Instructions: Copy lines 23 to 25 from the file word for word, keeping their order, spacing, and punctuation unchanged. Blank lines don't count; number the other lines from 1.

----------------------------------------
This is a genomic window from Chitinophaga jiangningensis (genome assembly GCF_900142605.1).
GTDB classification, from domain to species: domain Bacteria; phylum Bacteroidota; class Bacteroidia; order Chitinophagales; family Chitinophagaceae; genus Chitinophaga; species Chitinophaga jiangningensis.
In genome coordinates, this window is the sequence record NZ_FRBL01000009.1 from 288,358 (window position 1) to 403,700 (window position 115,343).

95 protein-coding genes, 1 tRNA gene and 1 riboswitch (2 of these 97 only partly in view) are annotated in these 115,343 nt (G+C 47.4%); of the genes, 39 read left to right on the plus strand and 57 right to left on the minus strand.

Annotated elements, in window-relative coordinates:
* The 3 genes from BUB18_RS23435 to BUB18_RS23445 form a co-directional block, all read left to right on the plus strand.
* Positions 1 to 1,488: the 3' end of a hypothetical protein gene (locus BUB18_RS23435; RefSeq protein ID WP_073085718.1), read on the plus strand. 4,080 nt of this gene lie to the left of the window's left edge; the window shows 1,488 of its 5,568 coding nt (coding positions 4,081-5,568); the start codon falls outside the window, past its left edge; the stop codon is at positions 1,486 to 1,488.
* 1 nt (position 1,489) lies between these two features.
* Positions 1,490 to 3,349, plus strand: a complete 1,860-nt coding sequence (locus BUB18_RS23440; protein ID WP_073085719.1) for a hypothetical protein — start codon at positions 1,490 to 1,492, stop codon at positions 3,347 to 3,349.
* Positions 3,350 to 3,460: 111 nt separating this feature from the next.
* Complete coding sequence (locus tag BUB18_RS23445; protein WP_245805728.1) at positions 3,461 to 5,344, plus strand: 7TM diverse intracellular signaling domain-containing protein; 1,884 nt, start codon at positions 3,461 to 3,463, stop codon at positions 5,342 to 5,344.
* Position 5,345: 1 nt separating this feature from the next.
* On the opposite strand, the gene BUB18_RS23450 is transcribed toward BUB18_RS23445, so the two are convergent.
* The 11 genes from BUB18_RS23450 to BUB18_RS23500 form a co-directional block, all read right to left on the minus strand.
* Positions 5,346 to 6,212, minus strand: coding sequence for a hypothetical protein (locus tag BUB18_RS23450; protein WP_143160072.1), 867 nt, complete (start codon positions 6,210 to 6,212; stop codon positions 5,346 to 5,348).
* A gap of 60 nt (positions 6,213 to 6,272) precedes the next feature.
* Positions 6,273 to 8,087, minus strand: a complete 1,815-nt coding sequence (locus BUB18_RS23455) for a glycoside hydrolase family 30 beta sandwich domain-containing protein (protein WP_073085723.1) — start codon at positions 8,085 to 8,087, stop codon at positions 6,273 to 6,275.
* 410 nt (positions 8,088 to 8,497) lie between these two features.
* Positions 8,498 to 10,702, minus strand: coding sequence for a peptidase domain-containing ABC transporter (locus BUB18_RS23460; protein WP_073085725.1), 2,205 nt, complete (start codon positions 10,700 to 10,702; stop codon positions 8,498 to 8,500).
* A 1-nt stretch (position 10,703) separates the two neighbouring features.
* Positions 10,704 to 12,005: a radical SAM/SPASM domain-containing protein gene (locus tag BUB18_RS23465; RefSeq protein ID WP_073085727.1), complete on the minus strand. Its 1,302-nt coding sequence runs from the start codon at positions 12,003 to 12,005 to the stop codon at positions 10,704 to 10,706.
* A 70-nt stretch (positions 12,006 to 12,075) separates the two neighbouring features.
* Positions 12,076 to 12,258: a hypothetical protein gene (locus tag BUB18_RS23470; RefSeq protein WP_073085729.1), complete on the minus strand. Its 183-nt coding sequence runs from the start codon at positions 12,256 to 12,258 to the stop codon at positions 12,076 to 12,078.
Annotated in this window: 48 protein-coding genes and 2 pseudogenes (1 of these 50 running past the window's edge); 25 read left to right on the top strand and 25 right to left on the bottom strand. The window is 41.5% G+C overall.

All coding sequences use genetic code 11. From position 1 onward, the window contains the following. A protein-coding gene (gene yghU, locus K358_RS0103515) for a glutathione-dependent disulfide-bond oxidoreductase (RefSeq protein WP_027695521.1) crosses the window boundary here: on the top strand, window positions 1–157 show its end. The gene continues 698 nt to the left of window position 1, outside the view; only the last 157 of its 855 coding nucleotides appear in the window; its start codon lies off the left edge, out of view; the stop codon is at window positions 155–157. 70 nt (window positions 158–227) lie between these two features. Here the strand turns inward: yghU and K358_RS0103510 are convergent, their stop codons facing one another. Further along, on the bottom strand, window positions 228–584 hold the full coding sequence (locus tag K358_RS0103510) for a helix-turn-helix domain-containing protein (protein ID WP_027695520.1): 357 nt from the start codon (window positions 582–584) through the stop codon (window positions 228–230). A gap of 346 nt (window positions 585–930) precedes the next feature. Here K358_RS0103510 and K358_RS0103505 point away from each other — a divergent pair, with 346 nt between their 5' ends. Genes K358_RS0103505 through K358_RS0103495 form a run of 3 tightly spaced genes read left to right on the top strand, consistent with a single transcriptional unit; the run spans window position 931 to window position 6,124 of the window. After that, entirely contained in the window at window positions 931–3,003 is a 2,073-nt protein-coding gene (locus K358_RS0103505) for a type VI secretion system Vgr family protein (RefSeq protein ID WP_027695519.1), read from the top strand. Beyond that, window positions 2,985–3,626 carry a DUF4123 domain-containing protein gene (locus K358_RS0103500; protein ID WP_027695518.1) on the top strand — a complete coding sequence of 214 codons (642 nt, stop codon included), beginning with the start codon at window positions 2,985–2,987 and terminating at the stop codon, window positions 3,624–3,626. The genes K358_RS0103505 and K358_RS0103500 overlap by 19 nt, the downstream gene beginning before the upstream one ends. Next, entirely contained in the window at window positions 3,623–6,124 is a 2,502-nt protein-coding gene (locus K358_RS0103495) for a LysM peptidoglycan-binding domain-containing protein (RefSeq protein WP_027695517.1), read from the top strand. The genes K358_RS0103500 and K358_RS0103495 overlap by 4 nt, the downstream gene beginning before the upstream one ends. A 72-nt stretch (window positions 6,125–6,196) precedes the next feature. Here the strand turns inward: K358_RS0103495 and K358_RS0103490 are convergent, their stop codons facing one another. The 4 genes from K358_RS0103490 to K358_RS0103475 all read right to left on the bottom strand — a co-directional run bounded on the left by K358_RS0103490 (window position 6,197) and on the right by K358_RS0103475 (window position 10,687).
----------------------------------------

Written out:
* Positions 12,076 to 12,258: a hypothetical protein gene (locus tag BUB18_RS23470; RefSeq protein WP_073085729.1), complete on the minus strand. Its 183-nt coding sequence runs from the start codon at positions 12,256 to 12,258 to the stop codon at positions 12,076 to 12,078.
Annotated in this window: 48 protein-coding genes and 2 pseudogenes (1 of these 50 running past the window's edge); 25 read left to right on the top strand and 25 right to left on the bottom strand. The window is 41.5% G+C overall.

All coding sequences use genetic code 11. From position 1 onward, the window contains the following. A protein-coding gene (gene yghU, locus K358_RS0103515) for a glutathione-dependent disulfide-bond oxidoreductase (RefSeq protein WP_027695521.1) crosses the window boundary here: on the top strand, window positions 1–157 show its end. The gene continues 698 nt to the left of window position 1, outside the view; only the last 157 of its 855 coding nucleotides appear in the window; its start codon lies off the left edge, out of view; the stop codon is at window positions 155–157. 70 nt (window positions 158–227) lie between these two features. Here the strand turns inward: yghU and K358_RS0103510 are convergent, their stop codons facing one another. Further along, on the bottom strand, window positions 228–584 hold the full coding sequence (locus tag K358_RS0103510) for a helix-turn-helix domain-containing protein (protein ID WP_027695520.1): 357 nt from the start codon (window positions 582–584) through the stop codon (window positions 228–230). A gap of 346 nt (window positions 585–930) precedes the next feature. Here K358_RS0103510 and K358_RS0103505 point away from each other — a divergent pair, with 346 nt between their 5' ends. Genes K358_RS0103505 through K358_RS0103495 form a run of 3 tightly spaced genes read left to right on the top strand, consistent with a single transcriptional unit; the run spans window position 931 to window position 6,124 of the window. After that, entirely contained in the window at window positions 931–3,003 is a 2,073-nt protein-coding gene (locus K358_RS0103505) for a type VI secretion system Vgr family protein (RefSeq protein ID WP_027695519.1), read from the top strand. Beyond that, window positions 2,985–3,626 carry a DUF4123 domain-containing protein gene (locus K358_RS0103500; protein ID WP_027695518.1) on the top strand — a complete coding sequence of 214 codons (642 nt, stop codon included), beginning with the start codon at window positions 2,985–2,987 and terminating at the stop codon, window positions 3,624–3,626. The genes K358_RS0103505 and K358_RS0103500 overlap by 19 nt, the downstream gene beginning before the upstream one ends. Next, entirely contained in the window at window positions 3,623–6,124 is a 2,502-nt protein-coding gene (locus K358_RS0103495) for a LysM peptidoglycan-binding domain-containing protein (RefSeq protein WP_027695517.1), read from the top strand. The genes K358_RS0103500 and K358_RS0103495 overlap by 4 nt, the downstream gene beginning before the upstream one ends. A 72-nt stretch (window positions 6,125–6,196) precedes the next feature. Here the strand turns inward: K358_RS0103495 and K358_RS0103490 are convergent, their stop codons facing one another. The 4 genes from K358_RS0103490 to K358_RS0103475 all read right to left on the bottom strand — a co-directional run bounded on the left by K358_RS0103490 (window position 6,197) and on the right by K358_RS0103475 (window position 10,687).